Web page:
This week: Earth Day, March for Science
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Projects and Pages for the end of April:

INTERNATIONAL WORKER'S DAY: May 1st, all over the world, is International Worker's Day, a holiday to celebrate people who work, and to join together in solidarity -and in labor unions - to work for equality and respect, safe working conditions, more reasonable work schedules, and better pay. In honor of May 1st, Quatr.us suggests checking out our pages on how farming causes inequality, on Egyptian slavery, and on Greek slavery and tyranny. Then there's Chinese slavery and Roman slavery. Women, who often work without pay, even when they're not exactly enslaved, have their stories told in the pages about silk weavers in China and wool weavers in ancient Rome.

In more recent times, there's been the great shame of American slavery and indenture, and then the oppression of sharecroppers after the Civil War. In England, women and children worked long days in factories to spin that cotton. Notice how it's still all about cloth and clothing, though now it's cotton. Sadly, we don't have much about unions - that's something we hope to write more about this year.

greek vase of woman playing pipes

PELOPONNESIAN WAR: On April 25th, 404 BC, the starving, besieged Athenians finally gave up and surrendered to the Spartans, ending the Peloponnesian War. As Thucydides reports, the Spartans forced the Athenians to tear down their city walls, while women played joyful flute music, as if it were a party.

ISLAMIC INVASION OF SPAIN: April 27 711 AD, Tariq ibn Ziyad and his Muslim Berber army land their boats at Gibraltar to begin conquering Spain from the Visigothic kings.

map of united states with a line across the west
Lewis and Clark's route

LOUISIANA PURCHASE: April 30th, 1803 - Thomas Jefferson buys most of the western part of North America - still really belonging to the Mandan, the Shoshone, the Sioux, the Nez Perce, the Chinook, and other Native peoples - from the French emperor Napoleon in the Louisiana Purchase. Napoleon sold the land in order to raise money for his European wars. Soon afterwards, Jefferson sent out the surveyors Lewis and Clark to map and report on the new territory, and began to plan out how to take the land from its Native owners.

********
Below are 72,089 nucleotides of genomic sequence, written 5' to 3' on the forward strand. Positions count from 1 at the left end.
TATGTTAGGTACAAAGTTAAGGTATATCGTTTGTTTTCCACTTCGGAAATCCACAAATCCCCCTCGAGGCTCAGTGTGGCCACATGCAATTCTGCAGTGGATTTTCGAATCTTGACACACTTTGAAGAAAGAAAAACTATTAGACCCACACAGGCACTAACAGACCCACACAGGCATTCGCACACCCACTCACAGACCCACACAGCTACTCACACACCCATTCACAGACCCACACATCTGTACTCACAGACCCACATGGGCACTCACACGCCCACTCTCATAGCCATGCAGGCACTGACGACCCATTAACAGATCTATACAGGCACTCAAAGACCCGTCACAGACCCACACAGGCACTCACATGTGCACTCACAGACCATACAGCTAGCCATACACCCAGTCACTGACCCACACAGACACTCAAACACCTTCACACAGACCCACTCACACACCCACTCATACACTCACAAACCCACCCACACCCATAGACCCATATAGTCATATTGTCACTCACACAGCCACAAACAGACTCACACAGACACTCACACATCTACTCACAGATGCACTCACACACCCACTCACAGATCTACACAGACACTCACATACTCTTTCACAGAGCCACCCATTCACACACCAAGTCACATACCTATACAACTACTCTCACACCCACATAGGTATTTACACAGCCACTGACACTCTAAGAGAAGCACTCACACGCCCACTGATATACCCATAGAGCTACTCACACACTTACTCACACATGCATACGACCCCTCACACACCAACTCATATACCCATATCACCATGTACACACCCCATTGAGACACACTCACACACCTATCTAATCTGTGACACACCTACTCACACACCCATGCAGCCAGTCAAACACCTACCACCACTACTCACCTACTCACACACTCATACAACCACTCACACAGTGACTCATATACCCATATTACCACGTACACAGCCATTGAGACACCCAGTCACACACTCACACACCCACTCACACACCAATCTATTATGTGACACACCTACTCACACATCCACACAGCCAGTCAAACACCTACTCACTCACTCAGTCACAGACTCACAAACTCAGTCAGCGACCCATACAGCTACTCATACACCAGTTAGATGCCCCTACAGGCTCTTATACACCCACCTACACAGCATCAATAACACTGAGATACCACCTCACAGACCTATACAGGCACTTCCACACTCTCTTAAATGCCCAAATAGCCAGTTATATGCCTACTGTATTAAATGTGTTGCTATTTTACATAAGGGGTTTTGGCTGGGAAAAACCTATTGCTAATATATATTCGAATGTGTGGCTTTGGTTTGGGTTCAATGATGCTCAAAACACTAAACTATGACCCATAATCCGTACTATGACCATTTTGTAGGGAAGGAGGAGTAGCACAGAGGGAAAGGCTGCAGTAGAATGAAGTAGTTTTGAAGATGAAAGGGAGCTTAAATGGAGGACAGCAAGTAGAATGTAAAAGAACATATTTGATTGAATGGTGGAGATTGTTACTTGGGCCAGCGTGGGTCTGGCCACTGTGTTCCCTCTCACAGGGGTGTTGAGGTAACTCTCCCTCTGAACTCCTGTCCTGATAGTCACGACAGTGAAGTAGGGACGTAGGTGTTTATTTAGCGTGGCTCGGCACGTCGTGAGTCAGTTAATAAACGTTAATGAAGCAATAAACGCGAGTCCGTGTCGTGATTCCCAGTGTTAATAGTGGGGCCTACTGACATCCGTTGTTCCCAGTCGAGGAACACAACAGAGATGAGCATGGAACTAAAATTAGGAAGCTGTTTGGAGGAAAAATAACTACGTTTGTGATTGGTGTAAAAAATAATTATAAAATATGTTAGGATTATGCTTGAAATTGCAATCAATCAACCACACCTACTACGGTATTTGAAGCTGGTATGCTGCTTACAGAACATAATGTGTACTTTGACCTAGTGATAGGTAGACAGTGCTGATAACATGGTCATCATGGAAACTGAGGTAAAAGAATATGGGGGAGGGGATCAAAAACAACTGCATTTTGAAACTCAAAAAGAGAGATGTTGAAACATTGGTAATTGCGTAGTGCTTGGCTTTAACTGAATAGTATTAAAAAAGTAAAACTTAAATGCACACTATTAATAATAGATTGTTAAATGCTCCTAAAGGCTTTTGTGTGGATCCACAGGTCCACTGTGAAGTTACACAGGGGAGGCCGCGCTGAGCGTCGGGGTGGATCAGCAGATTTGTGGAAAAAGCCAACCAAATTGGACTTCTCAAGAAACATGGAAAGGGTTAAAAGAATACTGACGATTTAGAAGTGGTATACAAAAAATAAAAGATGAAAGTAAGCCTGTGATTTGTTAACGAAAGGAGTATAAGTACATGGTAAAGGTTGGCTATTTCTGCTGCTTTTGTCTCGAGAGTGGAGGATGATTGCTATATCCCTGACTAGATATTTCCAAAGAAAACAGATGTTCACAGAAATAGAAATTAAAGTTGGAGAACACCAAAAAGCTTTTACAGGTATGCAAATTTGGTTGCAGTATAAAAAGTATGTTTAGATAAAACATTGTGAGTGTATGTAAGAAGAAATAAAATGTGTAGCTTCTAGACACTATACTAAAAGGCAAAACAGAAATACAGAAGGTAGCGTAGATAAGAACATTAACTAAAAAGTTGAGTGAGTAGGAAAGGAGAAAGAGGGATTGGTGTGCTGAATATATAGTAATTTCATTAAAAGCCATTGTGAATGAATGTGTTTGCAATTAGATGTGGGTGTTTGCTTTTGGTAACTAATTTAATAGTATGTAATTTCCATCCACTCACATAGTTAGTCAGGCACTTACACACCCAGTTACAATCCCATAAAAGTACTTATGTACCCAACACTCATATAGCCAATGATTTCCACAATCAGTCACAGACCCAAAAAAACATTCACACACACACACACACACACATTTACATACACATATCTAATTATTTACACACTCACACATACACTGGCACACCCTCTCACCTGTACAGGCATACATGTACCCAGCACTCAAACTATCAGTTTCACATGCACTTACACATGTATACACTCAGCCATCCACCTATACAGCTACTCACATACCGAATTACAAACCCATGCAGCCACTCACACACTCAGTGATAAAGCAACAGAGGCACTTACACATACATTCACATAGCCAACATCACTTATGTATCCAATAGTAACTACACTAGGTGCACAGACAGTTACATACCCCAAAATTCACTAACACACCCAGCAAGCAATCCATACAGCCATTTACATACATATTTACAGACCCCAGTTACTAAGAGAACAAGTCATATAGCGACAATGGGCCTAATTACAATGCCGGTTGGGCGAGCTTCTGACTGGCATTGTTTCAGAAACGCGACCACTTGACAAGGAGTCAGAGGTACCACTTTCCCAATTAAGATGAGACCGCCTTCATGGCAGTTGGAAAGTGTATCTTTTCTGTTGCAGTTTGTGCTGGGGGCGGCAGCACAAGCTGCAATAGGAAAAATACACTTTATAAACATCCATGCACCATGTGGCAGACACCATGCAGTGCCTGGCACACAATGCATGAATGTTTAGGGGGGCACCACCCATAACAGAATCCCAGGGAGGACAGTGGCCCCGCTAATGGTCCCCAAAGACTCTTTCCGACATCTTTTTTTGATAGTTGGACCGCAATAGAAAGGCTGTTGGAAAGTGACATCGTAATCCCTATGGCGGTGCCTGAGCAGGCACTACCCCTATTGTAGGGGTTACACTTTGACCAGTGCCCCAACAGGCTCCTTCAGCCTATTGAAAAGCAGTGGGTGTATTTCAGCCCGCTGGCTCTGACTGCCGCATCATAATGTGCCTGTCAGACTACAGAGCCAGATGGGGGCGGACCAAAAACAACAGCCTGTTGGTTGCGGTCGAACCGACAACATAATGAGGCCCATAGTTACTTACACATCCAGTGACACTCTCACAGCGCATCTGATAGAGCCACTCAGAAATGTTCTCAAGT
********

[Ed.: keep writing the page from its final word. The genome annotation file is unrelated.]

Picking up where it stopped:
WHAT TO DO THIS WEEK: Go to a May Day rally in your town, or start one if there isn't one planned. Or, interview someone in your family who's been a union member. What did it mean to them?

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New articles this week:

drawing of a black woman
Nzinga of Angola

CONGO AND ANGOLA: We're working our way around the continent of Africa, and we're working on articles about Congo and Angola to add to our slightly older articles about Botswana, Mozambique, Tanzania, and Kenya. Read about Queen Nzinga of Angola, who successfully resisted colonization in the 1600s, and Beatriz Kimpa Vita of Congo, who also resisted European culture. (But give us until tomorrow to get the final versions up: sorry!)

History Deals of the Week:

Working on the history of Congo and Angola led us to David Van Reybrouck's Congo: The Epic History of a People (2015), at just $13.99 in paperback, and - just out - Linda Heywood's Njinga of Angola: Africa’s Warrior Queen (Harvard University Press 2017), for $22.92 in hardcover. We're also reading Chris Wickham's Medieval Europe (2016) (though we see a world that was more commercialized than his), and Tamim Ansary's Destiny Disrupted: A History of the World Through Islamic Eyes (2010).

New discoveries this week:

stone relief carving of two women fighting with helmets, shields, and spears
Women fighting as gladiators

WOMEN GLADIATORS: A very welcome article in Forbes magazine reminding us that Roman women could fight as gladiators, not just men. Some rich women volunteered to fight for the excitement, but the Romans also forced enslaved women of color from Ethiopia and Sudan to fight in their games.

WOMEN TRAVELLING: Another chemical analysis that shows that people - including women - did not stay put in their villages, even in the Bronze Age, but travelled widely. This time, it's a women who grew up somewhere else about 1300-1200 BC - could be southern Germany, France, Sweden, or the Czech Republic - and then came to Denmark in her early teens, possibly to be married. She died only a few years later. They're trying to figure out which of those places she came from, now.

very old boots with red and black stripes over the instep
Khitan boots from the 900s AD

WOMEN SEWING: A Turkik woman from the Altai mountains in Mongolia was buried in the 900s AD with her sewing kit, a long knife, a horse sacrifice, her saddle, and a very pretty pair of boots that people are comparing to Adidas running shoes. But more violence: she died when somebody hit her on the head.

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Seasonal food of the week:

STRAWBERRIES: It's finally time for some fresh fruit, at least where we are. And the first fruit of the year is always strawberries. You can use them lots of ways: in strawberry jam (just cut them in half, take off the green tops, and cook them with a little water over low heat until they thicken into sauce), dipped in chocolate, in a bowl with sugar, microwaved to make strawberry sauce for pound cake.

Also check out our seasonal and budget recipes at Gevirts.com.

Or, view an extensive range of science and history based educational and learning toys by visiting www.mykidneedsthat.com now.

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Karen Carr is Associate Professor Emerita, Department of History, Portland State University. She holds a doctorate in Classical Art and Archaeology from the University of Michigan. Follow her on Instagram or Twitter, or buy her book, Vandals to Visigoths.
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